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SHIPCHIEF
PostPosted: Thu Sep 27, 2018 8:33 pm 
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The 10th post of this thread shows my EarthX battery in a firewall mounted box that utilizes existing structure behind the firewall.

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Fraser MacPhee
PostPosted: Sat Sep 29, 2018 6:32 pm 
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EEGADS!! - that almost looks like 14/2 romex wire next to that air conditioner discombobulator! One of my airplane dweeb friends has one of those lightweight batterys in his IO-360 biplane - says it's got plenty of oomph and him likes it.

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Jeff J
PostPosted: Sun Sep 30, 2018 9:59 am 
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It was all aircraft wire around it. I was able to reuse most of it although the lead to the master switch ended up being too short. Tha black wire above the contactor is coax.

It was recommended to me to install a diode on the solenoid. I know what a diode does but not the “why” behind installing a diode as a jumper from the battery terminal and the switch post on the master solenoid. The old setup didn’t use a diode but I know some, if not all, production aircraft do. Can anyone here enlighten me as to “why”?

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"The joke in aviation is, 'If you want to make a million, you'd better start with £10m.' " -Bruce Dickinson


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SHIPCHIEF
PostPosted: Sun Sep 30, 2018 11:10 am 
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The "Flyback Diode" has a purpose:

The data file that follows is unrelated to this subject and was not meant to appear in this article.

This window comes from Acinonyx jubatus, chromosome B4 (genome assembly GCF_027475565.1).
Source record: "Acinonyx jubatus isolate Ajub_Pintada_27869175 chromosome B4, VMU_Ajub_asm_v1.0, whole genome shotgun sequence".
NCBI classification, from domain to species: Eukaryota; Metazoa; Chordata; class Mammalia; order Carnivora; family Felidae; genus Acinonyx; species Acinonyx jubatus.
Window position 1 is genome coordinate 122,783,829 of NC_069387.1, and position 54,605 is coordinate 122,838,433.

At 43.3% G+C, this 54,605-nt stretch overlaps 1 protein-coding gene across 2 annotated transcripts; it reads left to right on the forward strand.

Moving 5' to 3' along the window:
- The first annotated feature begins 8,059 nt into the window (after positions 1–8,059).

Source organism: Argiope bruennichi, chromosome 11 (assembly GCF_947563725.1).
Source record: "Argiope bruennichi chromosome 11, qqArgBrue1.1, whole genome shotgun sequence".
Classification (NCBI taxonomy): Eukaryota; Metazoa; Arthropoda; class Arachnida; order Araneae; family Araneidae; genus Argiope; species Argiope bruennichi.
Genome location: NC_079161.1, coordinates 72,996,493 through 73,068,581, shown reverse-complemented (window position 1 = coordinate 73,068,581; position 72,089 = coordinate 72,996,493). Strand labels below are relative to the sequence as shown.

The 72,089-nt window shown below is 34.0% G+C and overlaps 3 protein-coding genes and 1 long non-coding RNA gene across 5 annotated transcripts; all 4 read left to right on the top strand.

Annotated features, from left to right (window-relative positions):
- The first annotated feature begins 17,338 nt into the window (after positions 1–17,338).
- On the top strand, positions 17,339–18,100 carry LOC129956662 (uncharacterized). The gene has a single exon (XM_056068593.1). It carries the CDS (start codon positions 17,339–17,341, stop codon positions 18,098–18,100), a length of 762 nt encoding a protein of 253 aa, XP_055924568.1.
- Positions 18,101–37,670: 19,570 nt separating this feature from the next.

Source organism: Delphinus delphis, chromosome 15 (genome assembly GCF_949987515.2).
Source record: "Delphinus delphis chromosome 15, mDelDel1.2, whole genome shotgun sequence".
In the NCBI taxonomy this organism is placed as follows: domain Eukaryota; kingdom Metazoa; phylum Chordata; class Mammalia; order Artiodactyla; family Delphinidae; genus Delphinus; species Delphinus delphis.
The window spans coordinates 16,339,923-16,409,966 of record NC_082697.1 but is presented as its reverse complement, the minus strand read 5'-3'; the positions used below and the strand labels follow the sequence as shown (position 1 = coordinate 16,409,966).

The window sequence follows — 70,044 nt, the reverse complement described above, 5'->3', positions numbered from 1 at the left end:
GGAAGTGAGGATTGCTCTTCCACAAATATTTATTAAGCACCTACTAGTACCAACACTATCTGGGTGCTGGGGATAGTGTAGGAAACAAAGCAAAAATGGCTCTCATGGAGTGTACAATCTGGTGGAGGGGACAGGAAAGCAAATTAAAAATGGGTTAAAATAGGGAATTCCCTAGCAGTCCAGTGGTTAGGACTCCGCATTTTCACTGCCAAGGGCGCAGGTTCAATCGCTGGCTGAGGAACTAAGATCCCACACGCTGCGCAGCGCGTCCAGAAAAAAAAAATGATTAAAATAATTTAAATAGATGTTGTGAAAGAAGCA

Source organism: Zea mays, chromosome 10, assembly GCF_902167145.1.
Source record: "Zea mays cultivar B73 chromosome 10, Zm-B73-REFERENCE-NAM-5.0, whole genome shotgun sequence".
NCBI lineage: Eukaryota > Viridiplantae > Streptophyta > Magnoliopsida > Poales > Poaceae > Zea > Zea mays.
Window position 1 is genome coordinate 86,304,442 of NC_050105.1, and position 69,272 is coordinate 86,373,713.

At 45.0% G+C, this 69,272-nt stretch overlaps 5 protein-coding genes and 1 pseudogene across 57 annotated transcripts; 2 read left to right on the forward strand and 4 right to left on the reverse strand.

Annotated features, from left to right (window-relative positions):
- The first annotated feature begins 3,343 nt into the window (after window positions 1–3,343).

When you open the switch to the contactor (turn off Master Switch) the hold-in coil magnetic field collapses.
This causes a high voltage spike (of very low current) that can eventually damage the switch, the contactor's contacts and anything else that is turned on, like avionics.
The diode sinks this voltage spike.
https://en.wikipedia.org/wiki/Flyback_diode
I always have to study this before installing, or I might put the diode in backwards and burn it out as soon as I turn on the switch...
(let the smoke out, as they say) :P
A Flyback Diode is also used on the Starter Solenoid.

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Bill Williams
PostPosted: Sun Sep 30, 2018 3:52 pm 
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Scott, all electrical motors, switches, etc. have smoke built inside and sometime in their life the smoke will come out, happens to me all the time


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Jeff J
PostPosted: Mon Oct 01, 2018 9:33 am 
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Scott, Thanks for the info and the link. It makes a lot more sense to me now than the “to protect against reverse polarity” reason I had been given. No stores around here to buy that kind of stuff but Ebay has everything.

The battery is finally moved and the last of the lead ballast (3.7 pounds today, 8.1 total) has been removed from the engine. Everything powered up without generating any smoke or wires getting hot so all I need to do is the paperwork (w&b revision/log entry) to call the job finished.

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Thorp T18
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68x74 Sterba Propeller

"The joke in aviation is, 'If you want to make a million, you'd better start with £10m.' " -Bruce Dickinson


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Rich Brazell
PostPosted: Mon Oct 01, 2018 1:13 pm